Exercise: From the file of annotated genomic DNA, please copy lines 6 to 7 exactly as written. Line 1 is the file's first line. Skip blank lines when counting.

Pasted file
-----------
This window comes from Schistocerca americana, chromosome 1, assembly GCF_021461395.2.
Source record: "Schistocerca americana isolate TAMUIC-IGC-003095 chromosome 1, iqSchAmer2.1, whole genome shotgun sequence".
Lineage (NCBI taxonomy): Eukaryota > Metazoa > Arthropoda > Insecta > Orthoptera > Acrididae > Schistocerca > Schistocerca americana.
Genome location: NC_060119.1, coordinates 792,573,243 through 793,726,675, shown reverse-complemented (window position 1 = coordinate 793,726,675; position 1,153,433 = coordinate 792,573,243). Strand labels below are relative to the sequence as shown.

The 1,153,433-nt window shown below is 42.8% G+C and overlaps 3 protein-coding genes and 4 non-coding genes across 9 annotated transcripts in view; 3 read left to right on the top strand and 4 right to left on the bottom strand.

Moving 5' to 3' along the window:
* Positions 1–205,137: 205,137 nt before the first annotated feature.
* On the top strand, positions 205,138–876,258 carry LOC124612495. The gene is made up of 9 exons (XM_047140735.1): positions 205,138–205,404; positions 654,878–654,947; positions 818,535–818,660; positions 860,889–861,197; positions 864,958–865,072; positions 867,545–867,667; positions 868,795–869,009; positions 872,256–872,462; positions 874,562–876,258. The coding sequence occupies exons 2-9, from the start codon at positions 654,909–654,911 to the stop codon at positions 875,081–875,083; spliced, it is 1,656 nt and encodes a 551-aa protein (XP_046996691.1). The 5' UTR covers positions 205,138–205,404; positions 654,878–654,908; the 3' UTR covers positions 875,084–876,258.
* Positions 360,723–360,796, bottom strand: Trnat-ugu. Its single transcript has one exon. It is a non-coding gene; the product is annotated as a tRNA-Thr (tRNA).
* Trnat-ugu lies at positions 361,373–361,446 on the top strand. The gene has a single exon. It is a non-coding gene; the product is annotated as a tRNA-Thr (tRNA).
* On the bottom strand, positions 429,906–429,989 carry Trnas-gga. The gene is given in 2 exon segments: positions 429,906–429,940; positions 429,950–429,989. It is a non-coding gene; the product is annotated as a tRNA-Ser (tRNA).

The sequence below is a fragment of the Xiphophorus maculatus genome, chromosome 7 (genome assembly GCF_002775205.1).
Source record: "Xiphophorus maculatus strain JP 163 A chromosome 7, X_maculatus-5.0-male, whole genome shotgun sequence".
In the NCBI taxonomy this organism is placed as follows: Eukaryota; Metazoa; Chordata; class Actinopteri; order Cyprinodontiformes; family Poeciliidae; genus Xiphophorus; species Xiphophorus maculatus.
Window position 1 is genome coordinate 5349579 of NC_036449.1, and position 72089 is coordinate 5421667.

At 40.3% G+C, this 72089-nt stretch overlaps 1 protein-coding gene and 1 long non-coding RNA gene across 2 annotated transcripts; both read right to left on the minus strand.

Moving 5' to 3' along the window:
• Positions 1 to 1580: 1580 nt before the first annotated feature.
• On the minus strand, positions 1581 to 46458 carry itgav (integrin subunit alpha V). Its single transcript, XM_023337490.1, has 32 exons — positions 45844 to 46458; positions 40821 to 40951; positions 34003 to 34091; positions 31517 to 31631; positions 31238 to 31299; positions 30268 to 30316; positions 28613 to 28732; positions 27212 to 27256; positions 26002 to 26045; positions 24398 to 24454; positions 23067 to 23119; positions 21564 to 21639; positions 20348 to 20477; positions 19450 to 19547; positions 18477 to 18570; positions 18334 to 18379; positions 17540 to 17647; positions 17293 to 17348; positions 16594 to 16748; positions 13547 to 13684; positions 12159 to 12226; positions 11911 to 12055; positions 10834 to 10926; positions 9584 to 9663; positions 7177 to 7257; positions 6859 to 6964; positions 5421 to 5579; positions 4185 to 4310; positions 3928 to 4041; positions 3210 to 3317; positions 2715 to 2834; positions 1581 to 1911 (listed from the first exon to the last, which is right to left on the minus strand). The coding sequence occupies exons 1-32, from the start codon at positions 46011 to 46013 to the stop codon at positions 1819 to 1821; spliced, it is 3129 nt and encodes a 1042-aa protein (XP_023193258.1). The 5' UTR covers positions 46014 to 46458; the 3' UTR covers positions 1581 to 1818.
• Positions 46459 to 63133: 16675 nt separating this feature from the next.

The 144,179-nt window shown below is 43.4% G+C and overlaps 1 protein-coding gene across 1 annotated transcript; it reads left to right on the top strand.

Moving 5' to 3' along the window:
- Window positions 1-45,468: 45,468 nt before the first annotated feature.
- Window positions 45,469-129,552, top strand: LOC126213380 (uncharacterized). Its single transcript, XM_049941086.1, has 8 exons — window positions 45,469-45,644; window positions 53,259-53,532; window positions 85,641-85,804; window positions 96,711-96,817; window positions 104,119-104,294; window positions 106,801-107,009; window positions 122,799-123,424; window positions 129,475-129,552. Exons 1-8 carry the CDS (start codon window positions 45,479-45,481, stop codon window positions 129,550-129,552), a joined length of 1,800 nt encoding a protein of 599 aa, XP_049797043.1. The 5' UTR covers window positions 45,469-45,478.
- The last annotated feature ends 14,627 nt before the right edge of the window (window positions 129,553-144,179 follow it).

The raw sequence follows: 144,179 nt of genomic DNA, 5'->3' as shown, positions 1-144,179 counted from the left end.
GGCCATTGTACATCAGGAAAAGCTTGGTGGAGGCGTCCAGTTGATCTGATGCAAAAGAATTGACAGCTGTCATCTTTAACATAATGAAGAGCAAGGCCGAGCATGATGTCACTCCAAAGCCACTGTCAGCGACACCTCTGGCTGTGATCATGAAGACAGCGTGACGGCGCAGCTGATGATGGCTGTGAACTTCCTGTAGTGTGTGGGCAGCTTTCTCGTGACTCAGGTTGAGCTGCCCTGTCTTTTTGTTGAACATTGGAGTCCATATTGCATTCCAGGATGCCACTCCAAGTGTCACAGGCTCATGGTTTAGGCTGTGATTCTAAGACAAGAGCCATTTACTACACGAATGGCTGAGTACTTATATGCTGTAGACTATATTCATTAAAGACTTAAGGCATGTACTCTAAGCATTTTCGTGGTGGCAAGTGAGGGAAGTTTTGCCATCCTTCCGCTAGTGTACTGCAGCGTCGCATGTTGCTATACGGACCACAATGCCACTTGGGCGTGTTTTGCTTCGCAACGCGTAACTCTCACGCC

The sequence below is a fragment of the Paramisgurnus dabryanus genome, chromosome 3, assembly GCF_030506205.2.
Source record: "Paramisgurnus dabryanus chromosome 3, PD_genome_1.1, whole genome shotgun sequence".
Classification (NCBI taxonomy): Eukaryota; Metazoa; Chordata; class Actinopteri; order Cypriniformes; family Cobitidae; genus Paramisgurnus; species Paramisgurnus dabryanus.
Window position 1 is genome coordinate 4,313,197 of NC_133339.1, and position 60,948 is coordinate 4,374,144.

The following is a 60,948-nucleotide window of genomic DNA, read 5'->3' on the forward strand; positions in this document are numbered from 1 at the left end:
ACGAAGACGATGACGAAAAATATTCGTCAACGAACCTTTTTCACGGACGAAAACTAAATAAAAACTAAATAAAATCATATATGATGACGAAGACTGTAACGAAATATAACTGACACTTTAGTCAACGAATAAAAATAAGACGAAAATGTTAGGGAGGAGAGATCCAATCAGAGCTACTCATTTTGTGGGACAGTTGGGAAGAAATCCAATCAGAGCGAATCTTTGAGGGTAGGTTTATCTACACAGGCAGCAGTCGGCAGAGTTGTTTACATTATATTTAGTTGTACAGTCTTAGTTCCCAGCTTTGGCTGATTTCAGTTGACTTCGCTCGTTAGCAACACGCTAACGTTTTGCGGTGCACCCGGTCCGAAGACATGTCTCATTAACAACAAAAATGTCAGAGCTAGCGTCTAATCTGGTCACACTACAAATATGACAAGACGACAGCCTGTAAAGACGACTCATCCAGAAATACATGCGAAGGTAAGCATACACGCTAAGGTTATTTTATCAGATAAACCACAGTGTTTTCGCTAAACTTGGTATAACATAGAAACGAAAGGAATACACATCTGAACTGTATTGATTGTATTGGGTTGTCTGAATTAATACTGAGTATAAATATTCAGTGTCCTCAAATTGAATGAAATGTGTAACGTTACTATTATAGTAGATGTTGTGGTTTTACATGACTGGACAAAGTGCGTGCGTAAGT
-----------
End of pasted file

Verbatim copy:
Moving 5' to 3' along the window:
* Positions 1–205,137: 205,137 nt before the first annotated feature.